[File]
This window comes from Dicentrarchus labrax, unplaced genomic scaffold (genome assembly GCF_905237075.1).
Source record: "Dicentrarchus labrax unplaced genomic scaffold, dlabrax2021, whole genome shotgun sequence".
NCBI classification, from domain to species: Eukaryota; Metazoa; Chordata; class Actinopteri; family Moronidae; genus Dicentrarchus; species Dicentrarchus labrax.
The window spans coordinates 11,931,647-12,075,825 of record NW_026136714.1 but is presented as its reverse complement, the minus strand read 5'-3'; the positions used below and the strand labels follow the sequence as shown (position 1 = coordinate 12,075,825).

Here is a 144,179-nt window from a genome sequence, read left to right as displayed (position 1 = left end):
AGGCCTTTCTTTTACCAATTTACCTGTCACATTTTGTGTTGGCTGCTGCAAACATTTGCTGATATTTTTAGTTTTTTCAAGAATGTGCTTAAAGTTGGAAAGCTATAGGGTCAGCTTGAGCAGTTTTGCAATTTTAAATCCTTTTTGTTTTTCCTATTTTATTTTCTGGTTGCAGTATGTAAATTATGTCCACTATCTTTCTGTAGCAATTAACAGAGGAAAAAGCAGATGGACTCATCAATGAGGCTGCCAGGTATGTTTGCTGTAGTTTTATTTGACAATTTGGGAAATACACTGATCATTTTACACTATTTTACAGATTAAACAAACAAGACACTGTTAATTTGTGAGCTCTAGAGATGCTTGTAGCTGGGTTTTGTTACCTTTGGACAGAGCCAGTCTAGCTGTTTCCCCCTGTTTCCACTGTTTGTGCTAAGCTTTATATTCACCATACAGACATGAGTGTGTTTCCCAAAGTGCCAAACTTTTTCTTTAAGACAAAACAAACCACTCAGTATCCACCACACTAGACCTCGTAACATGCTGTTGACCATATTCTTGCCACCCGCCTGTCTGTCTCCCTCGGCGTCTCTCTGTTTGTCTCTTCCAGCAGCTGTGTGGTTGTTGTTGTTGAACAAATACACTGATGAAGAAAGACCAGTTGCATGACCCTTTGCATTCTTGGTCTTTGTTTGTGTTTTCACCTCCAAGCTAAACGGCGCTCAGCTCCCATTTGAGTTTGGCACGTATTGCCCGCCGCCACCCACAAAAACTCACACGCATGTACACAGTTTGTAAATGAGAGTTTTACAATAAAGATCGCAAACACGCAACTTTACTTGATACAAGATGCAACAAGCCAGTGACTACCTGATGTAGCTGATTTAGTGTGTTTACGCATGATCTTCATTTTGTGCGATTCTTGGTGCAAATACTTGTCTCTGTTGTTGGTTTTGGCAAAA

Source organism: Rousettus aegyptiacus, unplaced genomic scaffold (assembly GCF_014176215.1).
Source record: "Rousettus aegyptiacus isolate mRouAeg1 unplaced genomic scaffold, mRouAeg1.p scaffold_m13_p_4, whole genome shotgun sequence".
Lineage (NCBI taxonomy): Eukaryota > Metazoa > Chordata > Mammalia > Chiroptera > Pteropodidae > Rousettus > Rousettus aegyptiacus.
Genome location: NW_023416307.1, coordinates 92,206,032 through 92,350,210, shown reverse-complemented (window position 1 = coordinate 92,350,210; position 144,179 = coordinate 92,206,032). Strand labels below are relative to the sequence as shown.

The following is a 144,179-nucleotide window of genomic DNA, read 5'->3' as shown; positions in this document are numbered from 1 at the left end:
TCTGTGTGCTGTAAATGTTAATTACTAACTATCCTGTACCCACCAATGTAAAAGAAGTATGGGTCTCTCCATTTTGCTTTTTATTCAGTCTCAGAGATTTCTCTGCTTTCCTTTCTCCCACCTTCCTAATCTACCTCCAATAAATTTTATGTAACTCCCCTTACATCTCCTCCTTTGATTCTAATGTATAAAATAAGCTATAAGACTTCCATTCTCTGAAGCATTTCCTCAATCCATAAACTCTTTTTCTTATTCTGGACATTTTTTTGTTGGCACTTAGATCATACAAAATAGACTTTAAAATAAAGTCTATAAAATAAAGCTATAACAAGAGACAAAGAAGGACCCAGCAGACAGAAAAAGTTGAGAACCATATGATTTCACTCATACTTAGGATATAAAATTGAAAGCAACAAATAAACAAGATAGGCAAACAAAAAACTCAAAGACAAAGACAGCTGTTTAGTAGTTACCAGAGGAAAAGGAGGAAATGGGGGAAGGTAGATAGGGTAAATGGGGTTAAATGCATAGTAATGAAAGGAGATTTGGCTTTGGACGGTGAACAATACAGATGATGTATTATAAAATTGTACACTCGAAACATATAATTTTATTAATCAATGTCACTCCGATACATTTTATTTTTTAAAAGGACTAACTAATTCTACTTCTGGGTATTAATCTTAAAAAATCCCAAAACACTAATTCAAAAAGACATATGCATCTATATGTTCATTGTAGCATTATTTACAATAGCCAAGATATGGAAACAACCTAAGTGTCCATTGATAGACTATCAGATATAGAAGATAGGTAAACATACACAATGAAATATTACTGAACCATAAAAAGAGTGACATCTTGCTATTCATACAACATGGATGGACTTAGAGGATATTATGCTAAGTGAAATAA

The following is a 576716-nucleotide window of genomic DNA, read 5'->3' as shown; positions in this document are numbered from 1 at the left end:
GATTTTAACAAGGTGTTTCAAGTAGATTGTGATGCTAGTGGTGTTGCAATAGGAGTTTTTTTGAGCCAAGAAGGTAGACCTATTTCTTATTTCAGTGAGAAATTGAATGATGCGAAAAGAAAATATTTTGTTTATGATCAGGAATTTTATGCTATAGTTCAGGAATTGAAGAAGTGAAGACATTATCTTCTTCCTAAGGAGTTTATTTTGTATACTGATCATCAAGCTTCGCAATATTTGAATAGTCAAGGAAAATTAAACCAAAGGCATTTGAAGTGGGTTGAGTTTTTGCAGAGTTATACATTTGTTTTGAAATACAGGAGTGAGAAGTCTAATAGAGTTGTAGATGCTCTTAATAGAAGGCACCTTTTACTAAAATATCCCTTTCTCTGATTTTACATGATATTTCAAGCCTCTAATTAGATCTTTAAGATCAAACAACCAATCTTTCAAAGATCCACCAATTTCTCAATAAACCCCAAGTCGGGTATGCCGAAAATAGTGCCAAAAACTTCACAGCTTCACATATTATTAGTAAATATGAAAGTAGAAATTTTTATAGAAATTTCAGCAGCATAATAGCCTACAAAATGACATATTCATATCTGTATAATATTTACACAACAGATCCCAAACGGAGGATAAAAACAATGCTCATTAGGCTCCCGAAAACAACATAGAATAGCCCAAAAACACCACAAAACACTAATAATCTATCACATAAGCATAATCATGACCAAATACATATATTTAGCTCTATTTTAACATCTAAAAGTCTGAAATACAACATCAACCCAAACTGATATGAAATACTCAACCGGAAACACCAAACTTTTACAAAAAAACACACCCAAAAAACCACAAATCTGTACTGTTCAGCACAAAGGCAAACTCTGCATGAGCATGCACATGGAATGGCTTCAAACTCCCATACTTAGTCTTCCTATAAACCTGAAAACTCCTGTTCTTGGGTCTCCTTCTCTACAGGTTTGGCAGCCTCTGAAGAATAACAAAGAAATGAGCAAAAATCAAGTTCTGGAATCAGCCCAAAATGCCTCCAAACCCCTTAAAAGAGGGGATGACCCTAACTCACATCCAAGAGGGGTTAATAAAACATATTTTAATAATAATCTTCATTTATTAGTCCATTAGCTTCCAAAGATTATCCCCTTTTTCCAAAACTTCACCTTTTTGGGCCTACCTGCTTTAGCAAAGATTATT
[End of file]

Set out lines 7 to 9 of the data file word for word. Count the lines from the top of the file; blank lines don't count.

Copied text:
Source organism: Rousettus aegyptiacus, unplaced genomic scaffold (assembly GCF_014176215.1).
Source record: "Rousettus aegyptiacus isolate mRouAeg1 unplaced genomic scaffold, mRouAeg1.p scaffold_m13_p_4, whole genome shotgun sequence".
Lineage (NCBI taxonomy): Eukaryota > Metazoa > Chordata > Mammalia > Chiroptera > Pteropodidae > Rousettus > Rousettus aegyptiacus.